However, more often than not, the earnings that companies report in any given quarter can swing wildly and lead investors to completely wrong conclusions, because GAAP and IFRS rules force management to report results in ways that are not representative of the real operating performance of the business.
While there is a case to be made that some management teams can use “creative accounting” to adjust numbers, the research would show that more often than not, the real problem is with the accounting rules themselves, not management’s use of them.
Impact of Adjustments from GAAP to UAFRS
There are several adjustments required to make earnings representative of a firm’s true cash flows. For DRI, the most important are related to operating leases.
DRI’s operating lease expense is material. The decision management makes between investing in capex and investing in a lease is not a decision between an expense and an investment, but rather a decision in how management wants to finance their investments. If they would rather spend cash up front for the asset, they will spend capex. However, if they want to spread the cost of the asset over several years, they will instead choose to lease the asset. That said, as-reported accounting statements treat one as an investment, and the other as an expense that does not impact the balance sheet. Because DRI materially spends on operating leases, as-reported metrics like EPS can materially understate the firm’s earnings power.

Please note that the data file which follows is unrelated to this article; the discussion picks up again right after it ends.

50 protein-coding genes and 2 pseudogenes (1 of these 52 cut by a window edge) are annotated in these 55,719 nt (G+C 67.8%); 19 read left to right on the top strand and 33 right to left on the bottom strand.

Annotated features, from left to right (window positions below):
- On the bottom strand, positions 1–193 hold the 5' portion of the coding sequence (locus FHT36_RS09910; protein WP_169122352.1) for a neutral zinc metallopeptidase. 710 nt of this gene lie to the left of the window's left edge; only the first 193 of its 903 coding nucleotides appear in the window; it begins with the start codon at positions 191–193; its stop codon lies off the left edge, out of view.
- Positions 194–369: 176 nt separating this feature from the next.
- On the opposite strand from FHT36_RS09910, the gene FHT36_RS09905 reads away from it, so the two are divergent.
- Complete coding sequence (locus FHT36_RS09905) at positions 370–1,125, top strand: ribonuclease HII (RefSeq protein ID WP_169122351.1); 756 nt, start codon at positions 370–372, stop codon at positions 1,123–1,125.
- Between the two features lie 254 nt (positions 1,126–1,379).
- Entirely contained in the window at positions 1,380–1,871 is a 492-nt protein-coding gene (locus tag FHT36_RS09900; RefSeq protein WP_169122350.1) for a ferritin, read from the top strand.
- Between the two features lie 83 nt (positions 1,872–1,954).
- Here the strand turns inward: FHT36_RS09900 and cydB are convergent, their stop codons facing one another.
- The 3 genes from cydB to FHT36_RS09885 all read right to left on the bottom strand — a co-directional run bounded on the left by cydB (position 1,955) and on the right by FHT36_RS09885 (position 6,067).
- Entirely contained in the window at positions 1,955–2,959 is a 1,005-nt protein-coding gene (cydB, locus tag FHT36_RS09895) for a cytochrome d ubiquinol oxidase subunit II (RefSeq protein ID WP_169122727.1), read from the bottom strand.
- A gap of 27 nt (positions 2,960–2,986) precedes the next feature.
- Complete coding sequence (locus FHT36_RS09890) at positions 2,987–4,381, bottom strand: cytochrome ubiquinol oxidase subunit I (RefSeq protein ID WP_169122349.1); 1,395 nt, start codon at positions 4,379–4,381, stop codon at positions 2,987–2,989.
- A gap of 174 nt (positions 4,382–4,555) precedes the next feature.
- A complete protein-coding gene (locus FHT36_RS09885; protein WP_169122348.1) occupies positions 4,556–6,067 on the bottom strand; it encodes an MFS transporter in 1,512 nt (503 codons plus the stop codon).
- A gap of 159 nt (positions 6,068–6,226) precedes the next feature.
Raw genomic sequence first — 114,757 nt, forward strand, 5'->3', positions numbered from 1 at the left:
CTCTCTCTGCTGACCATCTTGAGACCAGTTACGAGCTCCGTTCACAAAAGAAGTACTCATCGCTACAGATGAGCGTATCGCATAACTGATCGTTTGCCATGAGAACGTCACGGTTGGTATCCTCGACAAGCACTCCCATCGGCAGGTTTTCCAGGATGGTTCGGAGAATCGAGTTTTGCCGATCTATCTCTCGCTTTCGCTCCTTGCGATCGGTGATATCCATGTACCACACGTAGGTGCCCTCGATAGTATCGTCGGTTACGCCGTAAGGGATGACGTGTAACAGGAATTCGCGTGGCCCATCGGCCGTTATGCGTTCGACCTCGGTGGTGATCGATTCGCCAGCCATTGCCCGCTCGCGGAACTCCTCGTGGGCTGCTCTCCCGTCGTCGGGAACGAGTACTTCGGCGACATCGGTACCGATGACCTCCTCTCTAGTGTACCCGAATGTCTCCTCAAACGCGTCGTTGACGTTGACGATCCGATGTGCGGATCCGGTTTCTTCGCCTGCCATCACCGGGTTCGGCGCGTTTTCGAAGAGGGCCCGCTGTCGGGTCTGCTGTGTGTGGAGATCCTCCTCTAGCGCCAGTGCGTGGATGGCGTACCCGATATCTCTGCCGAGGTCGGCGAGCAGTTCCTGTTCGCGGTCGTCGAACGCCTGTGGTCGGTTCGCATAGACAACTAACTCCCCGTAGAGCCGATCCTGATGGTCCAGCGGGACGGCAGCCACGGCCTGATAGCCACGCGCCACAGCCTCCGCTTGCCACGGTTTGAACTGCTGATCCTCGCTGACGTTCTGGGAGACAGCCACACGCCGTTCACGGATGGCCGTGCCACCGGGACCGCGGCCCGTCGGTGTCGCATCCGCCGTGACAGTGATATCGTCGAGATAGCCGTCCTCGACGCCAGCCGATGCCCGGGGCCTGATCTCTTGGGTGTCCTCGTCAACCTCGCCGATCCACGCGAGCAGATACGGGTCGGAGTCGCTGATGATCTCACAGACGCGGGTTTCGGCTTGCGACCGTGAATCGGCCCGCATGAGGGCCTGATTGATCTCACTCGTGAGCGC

UAFRS-reporting adjusts for these traditional accounting distortions by treating all operating leases as an investing cash flow. This simple reclassification removes a tremendous amount of accounting noise related to investment activities and improves investors understanding of the operating earnings of a business.
Reduced profitability growth signals valuations may be too rich
DRI is currently trading at a 20.4x UAFRS-based P/E, which is above corporate averages, and although at recent lows, above historically average levels for the firm. These valuations would be justified if DRI was going to grow earnings 5-10%+ as suggested by as-reported metrics; however, considering EPS’ growth is expected to halt over the upcoming year once accounting distortions are removed, the market may already be pricing in a best-case scenario for the firm.
Even should EPS’ growth rebound quickly to historical levels, at current valuations the market is likely already pricing this scenario in, limiting equity upside. More worrisome, if EPS’ growth is stagnant over the long-term, material equity downside may be warranted.
By using Uniform Adjusted Financial Reporting Standards (UAFRS), investors see a cleaner picture that distorted GAAP and IFRS metrics cannot show. By standardizing financial reporting consistently across time and across companies, corporate performance and valuation metrics improve dramatically. Comparability of a company’s earnings over time, trends in corporate profitability and comparability in earnings power and earnings growth across close competitors and different sectors becomes far more relevant and reliable.
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Our Chief Investment Strategist, Joel Litman, chairs the Valens Equities and Credit Research Committees, which are responsible for this article. Professor Litman is a recognized global expert in advanced financial statement analysis, corporate performance, and valuation.